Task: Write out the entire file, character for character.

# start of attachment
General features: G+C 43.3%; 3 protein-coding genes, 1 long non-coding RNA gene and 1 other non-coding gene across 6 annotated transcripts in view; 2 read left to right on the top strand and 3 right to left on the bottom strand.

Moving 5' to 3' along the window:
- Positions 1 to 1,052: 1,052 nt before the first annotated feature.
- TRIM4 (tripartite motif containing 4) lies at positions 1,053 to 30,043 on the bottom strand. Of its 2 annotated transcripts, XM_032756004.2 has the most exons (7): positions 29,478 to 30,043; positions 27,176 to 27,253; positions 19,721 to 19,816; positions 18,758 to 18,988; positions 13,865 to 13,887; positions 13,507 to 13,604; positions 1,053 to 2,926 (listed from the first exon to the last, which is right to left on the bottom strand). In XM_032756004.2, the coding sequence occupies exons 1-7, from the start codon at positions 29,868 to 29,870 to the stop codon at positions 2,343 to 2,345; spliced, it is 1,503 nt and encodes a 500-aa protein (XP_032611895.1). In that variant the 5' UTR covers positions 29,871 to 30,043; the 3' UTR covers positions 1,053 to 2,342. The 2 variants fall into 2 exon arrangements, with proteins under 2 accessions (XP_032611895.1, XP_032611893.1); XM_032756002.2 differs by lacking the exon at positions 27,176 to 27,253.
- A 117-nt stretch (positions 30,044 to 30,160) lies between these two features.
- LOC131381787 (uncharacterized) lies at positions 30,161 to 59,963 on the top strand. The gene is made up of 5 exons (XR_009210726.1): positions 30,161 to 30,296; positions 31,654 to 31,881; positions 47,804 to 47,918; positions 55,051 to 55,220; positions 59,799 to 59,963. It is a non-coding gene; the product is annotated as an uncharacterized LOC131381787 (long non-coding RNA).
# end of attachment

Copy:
General features: G+C 43.3%; 3 protein-coding genes, 1 long non-coding RNA gene and 1 other non-coding gene across 6 annotated transcripts in view; 2 read left to right on the top strand and 3 right to left on the bottom strand.

Moving 5' to 3' along the window:
- Positions 1 to 1,052: 1,052 nt before the first annotated feature.
- TRIM4 (tripartite motif containing 4) lies at positions 1,053 to 30,043 on the bottom strand. Of its 2 annotated transcripts, XM_032756004.2 has the most exons (7): positions 29,478 to 30,043; positions 27,176 to 27,253; positions 19,721 to 19,816; positions 18,758 to 18,988; positions 13,865 to 13,887; positions 13,507 to 13,604; positions 1,053 to 2,926 (listed from the first exon to the last, which is right to left on the bottom strand). In XM_032756004.2, the coding sequence occupies exons 1-7, from the start codon at positions 29,868 to 29,870 to the stop codon at positions 2,343 to 2,345; spliced, it is 1,503 nt and encodes a 500-aa protein (XP_032611895.1). In that variant the 5' UTR covers positions 29,871 to 30,043; the 3' UTR covers positions 1,053 to 2,342. The 2 variants fall into 2 exon arrangements, with proteins under 2 accessions (XP_032611895.1, XP_032611893.1); XM_032756002.2 differs by lacking the exon at positions 27,176 to 27,253.
- A 117-nt stretch (positions 30,044 to 30,160) lies between these two features.
- LOC131381787 (uncharacterized) lies at positions 30,161 to 59,963 on the top strand. The gene is made up of 5 exons (XR_009210726.1): positions 30,161 to 30,296; positions 31,654 to 31,881; positions 47,804 to 47,918; positions 55,051 to 55,220; positions 59,799 to 59,963. It is a non-coding gene; the product is annotated as an uncharacterized LOC131381787 (long non-coding RNA).